Sobchak took on an active role during the mass anti-government protests that followed the Duma elections in 2011 and continued into 2012. In 2012, she was elected as one of the members of the Opposition Coordination Council, which aimed to coordinate the fractured opposition at the time.
The council also included opposition politicians Alexei Navalny, Ilya Yashin and Boris Nemtsov.
Sobchak spoke to DW about her move into activism in 2012, saying she hoped that during the protests, she had convinced people of her honest intentions.
At the time she hoped for "mass protests" in Russia, and for "our country to have a free media and an independent judiciary, and to move towards a total transformation."
Since 2012 she has presented various political talk shows, including one on the independent television channel Dozhd, a channel which is known for its opposition views. Her show "Sobchak Zhivyom" ("Sobchak Live") features critical interviews and has hosted various high-profile politicians like the Belorussian President Alexander Lukashenko and former Georgian President Mikheil Saakashvili. But she has also maintained a glamorous image - in addition to her presenting work, Sobchak is the editor-in-chief of the Russian version of the fashion magazine "L'Officiel."
An alternative to Putin
The Russian presidential campaign hasn't officially begun yet - and incumbent Vladimir Putin has yet to confirm he is running. But even before Sobchak announced her intention to run, the notion itself sparked a lively debate in Russia.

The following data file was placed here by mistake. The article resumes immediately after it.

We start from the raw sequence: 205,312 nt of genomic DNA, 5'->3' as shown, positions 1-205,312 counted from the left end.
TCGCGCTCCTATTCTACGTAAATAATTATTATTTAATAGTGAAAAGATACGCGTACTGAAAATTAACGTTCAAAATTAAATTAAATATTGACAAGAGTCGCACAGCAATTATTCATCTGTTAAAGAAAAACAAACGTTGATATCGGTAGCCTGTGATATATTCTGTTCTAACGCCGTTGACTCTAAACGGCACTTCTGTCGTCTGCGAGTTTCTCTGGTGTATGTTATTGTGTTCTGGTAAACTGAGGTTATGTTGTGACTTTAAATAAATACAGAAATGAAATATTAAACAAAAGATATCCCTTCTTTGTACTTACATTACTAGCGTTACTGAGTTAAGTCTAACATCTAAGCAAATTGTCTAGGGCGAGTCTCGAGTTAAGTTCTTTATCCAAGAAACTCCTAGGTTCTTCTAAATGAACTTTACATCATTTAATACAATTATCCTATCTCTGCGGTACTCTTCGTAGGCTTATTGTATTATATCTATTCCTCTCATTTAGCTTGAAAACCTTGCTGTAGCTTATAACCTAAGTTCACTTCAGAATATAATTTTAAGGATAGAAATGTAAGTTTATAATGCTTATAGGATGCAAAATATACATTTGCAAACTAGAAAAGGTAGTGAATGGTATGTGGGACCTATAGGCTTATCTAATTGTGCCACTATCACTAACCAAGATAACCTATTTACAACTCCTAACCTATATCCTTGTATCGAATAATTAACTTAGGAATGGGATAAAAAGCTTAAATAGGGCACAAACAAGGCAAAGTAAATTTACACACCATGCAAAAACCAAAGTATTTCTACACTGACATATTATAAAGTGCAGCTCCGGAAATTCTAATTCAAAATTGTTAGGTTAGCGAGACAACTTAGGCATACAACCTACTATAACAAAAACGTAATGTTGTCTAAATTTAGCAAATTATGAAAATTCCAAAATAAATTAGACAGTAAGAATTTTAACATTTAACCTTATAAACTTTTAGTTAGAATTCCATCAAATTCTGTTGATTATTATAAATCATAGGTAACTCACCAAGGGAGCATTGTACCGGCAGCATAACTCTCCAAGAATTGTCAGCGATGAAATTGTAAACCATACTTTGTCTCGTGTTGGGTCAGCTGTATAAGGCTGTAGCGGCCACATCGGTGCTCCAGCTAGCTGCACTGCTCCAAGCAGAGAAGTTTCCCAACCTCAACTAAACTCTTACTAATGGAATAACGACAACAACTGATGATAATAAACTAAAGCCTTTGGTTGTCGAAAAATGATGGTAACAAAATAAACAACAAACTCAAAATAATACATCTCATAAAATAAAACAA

Andrey Pertsev, a commentator at the Moscow Carnegie Center and a journalist at the Russian newspaper Kommersant points out that "Ksenia Sobchak's emergence at the forefront of Russian politics was unexpected" but that "discussions around Sobchak's nomination reflect the demand for any alternative to Putin."
He said the rumors swirling around her had led to a serious discussion of Sobchak as a candidate, adding that she is " a striking liberal, well known among the public, and she criticizes the regime."
But the idea of Sobchak's nomination also led to comparisons with the candidacy of Russian businessman and billionaire Mikhail Prokhorov in the 2012 presidential elections. Prokhorov ran as the liberal opposition candidate and finished third in the polls. But at the time, analysts like Stanislav Belkovsky claimed that Prokhorov's candidacy was an attempt by the Kremlin to redirect the political frustration of anti-government protesters. In the Russian media, many observers have said Sobchak will similarly serve as an officially sanctioned opposition candidate that the Kremlin may have been looking for.
After all, opposition candidate Alexei Navalny is officially not allowed to run in the presidential elections because he is serving a suspended sentence.
Navalny reacted to the rumors of Sobchak's potential candidacy before she made her announcement by calling on journalists not to join in the "rather disgusting Kremlin game called 'Let's drag liberal laughing-stock into the elections to distract everyone.'"
Sobchak herself reacted to Navalny's statement, telling the Russian news site RBC "I want to give [Navalny] some advice: don't insult people using unverified information."